Edit: As a minor addendum, I want to bring attention to more general point that occurred to me while writing a couple comments.

As I remarked and @sclv demonstrated nicely, correct error-handling really is that complicated. All you can do is shuffle that complexity around, not eliminate it, because no matter what you're performing multiple operations that can produce errors independently and your program needs to handle every possible combination somehow, even if that "handling" is to simply fall over and die.

That said, Haskell really does differ intrinsically from most languages in one regard: Generally, error-handling is both explicit and first-class, meaning that everything is out in the open and can be manipulated freely. The flip side of this is a loss of implicit error-handling, meaning that even if all you want is to print an error message and die, you have to do so explicitly. So actually doing error-handling is easier in Haskell, because of first-class abstractions for it, but ignoring errors is harder. However, that sort of "all hands abandon ship" error non-handling is almost never correct in any sort of real-world, production use, which is why it seems like awkwardness gets brushed aside.

So, while it's true that things are more complicated at first when you need to deal with errors explicitly, the important thing is to remember that that's all there is to it. Once you learn how to use the proper error-handling abstractions, the complexity pretty much hits a plateau and doesn't really get significantly harder as a program expands; and the more you use those abstractions the more natural they become.

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I wish I could +2 the penultimate paragraph. –  John L Jun 30 '11 at 17:57

Let's look at some of what you want to do:

Verify filenames are provided

And if they aren't? Just quit, right?

Verify files are available and readable

And if some aren't? Process the remaining ones, throw an exception when you hit a bad one, warn on the bad ones and handle the good ones? Quit before doing anything?

Verify files have valid headers

And if they don't? Same issue -- skip the bad ones, abort early, warn on the bad ones, etc...

Process files, erroring on parsing errors, invariant errors, etc.

Again, and do what, skip the bad lines, skip the bad files, abort, abort and rollback, print warnings, print configurable levels of warnings?

The point is that there are choices and options available. To do what you want in a way that mirrors the imperative way, you don't need any maybes or eithers of monad stacks at all. All you need is throwing and catching exceptions in IO.

And if you want to not use exceptions all over, and get a degree of control, you can still do it without monad stacks. For example, if you want to process the files you can and get results, and return errors on the files you can't, then Eithers work great -- just write a function of FilePath -> IO (Either String Result). Then mapM that over your list of input files. Then partitionEithers the resultant list, and then mapM a function of Result -> IO (Maybe String) over the results, and catMaybe the error strings. Now you can mapM print <$> (inputErrors ++ outputErrors) to display all the errors that came up in both phases.

Or, you know, you can do something else too. In any case, using Maybe and Either in monad stacks has its place. But for the typical error handling cases, its more convenient to deal with them directly and explicitly, and very powerful too. It just takes some getting used to the large variety of functions to make their manipulation convenient.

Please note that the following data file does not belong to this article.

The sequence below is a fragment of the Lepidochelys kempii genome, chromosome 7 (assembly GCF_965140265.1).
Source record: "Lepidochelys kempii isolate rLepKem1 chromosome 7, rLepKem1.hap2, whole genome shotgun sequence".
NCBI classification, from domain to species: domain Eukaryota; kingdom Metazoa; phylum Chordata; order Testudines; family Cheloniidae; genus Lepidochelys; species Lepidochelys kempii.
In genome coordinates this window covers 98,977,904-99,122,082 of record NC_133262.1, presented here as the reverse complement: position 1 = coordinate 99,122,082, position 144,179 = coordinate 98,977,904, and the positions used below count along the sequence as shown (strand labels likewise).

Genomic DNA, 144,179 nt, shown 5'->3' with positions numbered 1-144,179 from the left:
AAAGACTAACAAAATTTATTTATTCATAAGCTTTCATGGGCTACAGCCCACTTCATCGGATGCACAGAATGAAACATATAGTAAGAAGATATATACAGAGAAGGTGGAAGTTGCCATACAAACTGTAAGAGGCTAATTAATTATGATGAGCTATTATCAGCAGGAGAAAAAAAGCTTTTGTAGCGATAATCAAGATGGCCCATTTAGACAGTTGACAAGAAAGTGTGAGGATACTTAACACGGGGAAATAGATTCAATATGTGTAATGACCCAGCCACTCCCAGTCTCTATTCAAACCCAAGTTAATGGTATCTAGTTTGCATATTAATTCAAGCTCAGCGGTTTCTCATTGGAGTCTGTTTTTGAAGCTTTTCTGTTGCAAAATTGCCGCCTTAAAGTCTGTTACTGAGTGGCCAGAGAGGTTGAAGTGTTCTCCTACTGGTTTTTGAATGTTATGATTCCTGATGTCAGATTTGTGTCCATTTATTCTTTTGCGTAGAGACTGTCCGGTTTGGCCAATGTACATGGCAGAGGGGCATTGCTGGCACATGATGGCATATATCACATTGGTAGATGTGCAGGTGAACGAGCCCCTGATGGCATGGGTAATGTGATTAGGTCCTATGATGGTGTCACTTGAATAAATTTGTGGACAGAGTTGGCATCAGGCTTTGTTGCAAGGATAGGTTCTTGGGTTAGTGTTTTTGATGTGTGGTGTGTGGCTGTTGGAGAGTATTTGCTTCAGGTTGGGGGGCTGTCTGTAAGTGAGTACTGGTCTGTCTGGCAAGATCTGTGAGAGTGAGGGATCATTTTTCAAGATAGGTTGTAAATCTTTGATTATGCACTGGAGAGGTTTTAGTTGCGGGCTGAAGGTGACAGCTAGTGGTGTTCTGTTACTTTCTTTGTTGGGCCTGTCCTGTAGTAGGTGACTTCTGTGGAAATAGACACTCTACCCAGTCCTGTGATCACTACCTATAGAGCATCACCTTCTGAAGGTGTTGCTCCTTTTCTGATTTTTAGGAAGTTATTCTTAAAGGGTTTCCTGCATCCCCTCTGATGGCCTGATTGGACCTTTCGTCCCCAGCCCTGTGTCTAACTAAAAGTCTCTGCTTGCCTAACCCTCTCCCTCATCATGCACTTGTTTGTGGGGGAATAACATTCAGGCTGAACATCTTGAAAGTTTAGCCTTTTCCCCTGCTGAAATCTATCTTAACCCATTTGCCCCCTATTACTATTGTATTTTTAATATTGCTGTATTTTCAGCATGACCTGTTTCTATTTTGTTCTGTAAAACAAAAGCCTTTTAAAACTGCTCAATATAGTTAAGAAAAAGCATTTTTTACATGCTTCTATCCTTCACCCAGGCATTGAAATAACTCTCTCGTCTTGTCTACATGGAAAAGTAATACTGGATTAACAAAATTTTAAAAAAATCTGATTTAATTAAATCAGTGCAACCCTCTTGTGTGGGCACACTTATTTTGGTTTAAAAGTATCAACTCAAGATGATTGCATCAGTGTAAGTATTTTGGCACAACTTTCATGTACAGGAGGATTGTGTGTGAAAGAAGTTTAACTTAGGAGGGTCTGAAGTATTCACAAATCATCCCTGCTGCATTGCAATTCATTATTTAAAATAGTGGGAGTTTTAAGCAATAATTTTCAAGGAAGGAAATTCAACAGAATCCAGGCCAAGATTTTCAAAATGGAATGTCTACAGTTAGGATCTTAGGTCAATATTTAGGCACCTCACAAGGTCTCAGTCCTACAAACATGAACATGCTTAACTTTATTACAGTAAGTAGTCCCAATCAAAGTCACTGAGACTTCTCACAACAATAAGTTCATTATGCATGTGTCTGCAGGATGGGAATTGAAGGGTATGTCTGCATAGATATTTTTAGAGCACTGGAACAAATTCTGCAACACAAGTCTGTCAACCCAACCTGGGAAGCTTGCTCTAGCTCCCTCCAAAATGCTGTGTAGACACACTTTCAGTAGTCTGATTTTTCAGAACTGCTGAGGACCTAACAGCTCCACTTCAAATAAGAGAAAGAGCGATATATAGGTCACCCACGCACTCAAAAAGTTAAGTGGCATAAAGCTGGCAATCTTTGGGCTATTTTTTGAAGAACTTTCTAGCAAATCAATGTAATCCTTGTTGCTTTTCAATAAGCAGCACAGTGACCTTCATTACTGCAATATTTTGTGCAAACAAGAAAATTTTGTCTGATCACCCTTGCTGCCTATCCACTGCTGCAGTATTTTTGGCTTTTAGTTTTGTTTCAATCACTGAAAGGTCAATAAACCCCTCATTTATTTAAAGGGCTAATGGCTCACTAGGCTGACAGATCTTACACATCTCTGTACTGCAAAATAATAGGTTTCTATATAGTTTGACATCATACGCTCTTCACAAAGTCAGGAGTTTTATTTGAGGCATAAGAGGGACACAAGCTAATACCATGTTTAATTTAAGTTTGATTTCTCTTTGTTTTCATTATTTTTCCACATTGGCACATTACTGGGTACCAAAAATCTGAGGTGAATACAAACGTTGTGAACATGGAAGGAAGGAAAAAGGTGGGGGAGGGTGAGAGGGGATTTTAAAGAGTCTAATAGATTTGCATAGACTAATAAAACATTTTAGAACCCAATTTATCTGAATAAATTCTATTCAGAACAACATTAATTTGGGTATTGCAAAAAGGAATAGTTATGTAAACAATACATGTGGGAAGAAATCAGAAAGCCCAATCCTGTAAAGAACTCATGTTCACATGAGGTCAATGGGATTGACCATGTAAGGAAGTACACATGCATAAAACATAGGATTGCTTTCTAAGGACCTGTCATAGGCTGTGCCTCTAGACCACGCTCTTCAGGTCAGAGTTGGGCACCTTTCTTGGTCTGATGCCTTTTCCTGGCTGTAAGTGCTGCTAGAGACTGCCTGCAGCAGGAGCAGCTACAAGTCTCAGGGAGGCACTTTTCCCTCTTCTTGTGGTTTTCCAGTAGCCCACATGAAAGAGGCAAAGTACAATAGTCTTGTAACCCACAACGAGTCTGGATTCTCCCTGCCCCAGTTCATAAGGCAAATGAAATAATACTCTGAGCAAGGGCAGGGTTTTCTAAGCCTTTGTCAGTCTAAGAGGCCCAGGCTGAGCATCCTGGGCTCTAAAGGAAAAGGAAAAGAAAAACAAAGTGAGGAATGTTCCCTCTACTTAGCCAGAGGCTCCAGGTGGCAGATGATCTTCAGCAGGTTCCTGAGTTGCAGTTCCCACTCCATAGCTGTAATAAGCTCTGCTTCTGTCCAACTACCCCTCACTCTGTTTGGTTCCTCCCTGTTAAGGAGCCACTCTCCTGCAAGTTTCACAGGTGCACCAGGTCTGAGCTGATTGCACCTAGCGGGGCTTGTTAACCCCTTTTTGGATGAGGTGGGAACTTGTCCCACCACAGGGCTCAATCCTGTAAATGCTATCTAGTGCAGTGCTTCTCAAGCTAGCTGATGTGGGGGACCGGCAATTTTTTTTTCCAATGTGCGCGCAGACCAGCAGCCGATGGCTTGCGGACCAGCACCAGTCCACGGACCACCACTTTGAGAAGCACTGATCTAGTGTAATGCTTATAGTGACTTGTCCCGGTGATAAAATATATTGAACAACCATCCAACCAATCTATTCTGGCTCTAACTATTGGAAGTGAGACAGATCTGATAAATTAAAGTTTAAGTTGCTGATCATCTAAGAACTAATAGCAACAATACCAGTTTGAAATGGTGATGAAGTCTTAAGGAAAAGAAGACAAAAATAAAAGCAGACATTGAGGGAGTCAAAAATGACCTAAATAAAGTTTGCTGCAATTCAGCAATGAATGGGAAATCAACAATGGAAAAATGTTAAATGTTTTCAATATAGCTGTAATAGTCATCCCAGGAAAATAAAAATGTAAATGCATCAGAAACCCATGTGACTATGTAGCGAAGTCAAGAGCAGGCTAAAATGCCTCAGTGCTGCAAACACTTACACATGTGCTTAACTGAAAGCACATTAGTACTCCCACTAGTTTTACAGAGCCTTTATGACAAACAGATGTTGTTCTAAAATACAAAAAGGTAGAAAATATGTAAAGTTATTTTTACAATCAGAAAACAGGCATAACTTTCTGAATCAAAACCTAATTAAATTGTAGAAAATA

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Good answer. I find myself missing Maybe and Either in Java more often than missing syntactic sugar for exceptions in Haskell. –  mokus Jun 30 '11 at 18:21
In the end, it all comes down to the necessity of handling every possible result. The difference between pattern matching, partitionEithers, catchError, and so on is only a matter of which cases you aggregate, which functions depend on which other results, and where different cases are handled in the code. There's no way to avoid that complexity; Haskell just discourages you from sweeping it under the rug. –  C. A. McCann Jun 30 '11 at 18:26
Can you point to an example Haskell command line tool that does this level of exception handling? –  Muin Jun 30 '11 at 18:34
@Muin: I haven't looked at their source so I can't promise anything about the style, but I use both pandoc and cabal-install pretty frequently and both seem pretty robust in dealing with inherently error-prone tasks. –  C. A. McCann Jun 30 '11 at 19:02
@Muin You'll find two useful examples of error handling here and here. –  Michael Steele Jul 1 '11 at 0:56

What is the difference between evaluating to Either e a and pattern matching, vs a try and catch, besides the fact that it propagates with exceptions (And if you use the Either monad, you can simulate this)

Keep in mind that most of the time the monadic use of something is (in my opinion) ugly, unless you have a significant amount of usage of functions that can fail.

If you only have one possible failure, theres nothing wrong with

func x = case tryEval x of
             Left e -> Left e
             Right val -> Right $ val + 1

func x = (+1) <$> trvEval x

Its just a functional way of representing the same thing.

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That's a very long way to write fmap (1+). The fact that you only need to add fmap seems quite lightweight to me actually. Also works on the Maybe monad. Wouldn't the same thing work on exceptions in IO, too? Perhaps "use fmap" is a decent answer to the question. –  Barend Venter Jun 30 '11 at 23:18
@Barend thanks. –  alternative Jul 1 '11 at 0:27